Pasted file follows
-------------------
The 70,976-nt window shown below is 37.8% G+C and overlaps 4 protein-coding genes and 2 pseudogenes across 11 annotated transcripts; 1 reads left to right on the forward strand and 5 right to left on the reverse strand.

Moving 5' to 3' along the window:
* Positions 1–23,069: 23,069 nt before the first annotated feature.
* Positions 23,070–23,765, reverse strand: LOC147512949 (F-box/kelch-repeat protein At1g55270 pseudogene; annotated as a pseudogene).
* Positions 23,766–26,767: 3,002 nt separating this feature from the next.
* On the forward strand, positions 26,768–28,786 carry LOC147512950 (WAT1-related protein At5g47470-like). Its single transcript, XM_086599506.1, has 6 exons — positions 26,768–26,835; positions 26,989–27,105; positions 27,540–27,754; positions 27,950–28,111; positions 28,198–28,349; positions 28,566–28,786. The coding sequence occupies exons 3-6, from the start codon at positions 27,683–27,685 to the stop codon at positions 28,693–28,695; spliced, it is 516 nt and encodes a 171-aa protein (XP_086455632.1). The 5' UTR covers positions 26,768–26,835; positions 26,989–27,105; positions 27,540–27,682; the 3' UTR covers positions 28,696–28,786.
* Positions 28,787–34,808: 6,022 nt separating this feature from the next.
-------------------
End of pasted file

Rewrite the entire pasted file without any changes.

The 70,976-nt window shown below is 37.8% G+C and overlaps 4 protein-coding genes and 2 pseudogenes across 11 annotated transcripts; 1 reads left to right on the forward strand and 5 right to left on the reverse strand.

Moving 5' to 3' along the window:
* Positions 1–23,069: 23,069 nt before the first annotated feature.
* Positions 23,070–23,765, reverse strand: LOC147512949 (F-box/kelch-repeat protein At1g55270 pseudogene; annotated as a pseudogene).
* Positions 23,766–26,767: 3,002 nt separating this feature from the next.
* On the forward strand, positions 26,768–28,786 carry LOC147512950 (WAT1-related protein At5g47470-like). Its single transcript, XM_086599506.1, has 6 exons — positions 26,768–26,835; positions 26,989–27,105; positions 27,540–27,754; positions 27,950–28,111; positions 28,198–28,349; positions 28,566–28,786. The coding sequence occupies exons 3-6, from the start codon at positions 27,683–27,685 to the stop codon at positions 28,693–28,695; spliced, it is 516 nt and encodes a 171-aa protein (XP_086455632.1). The 5' UTR covers positions 26,768–26,835; positions 26,989–27,105; positions 27,540–27,682; the 3' UTR covers positions 28,696–28,786.
* Positions 28,787–34,808: 6,022 nt separating this feature from the next.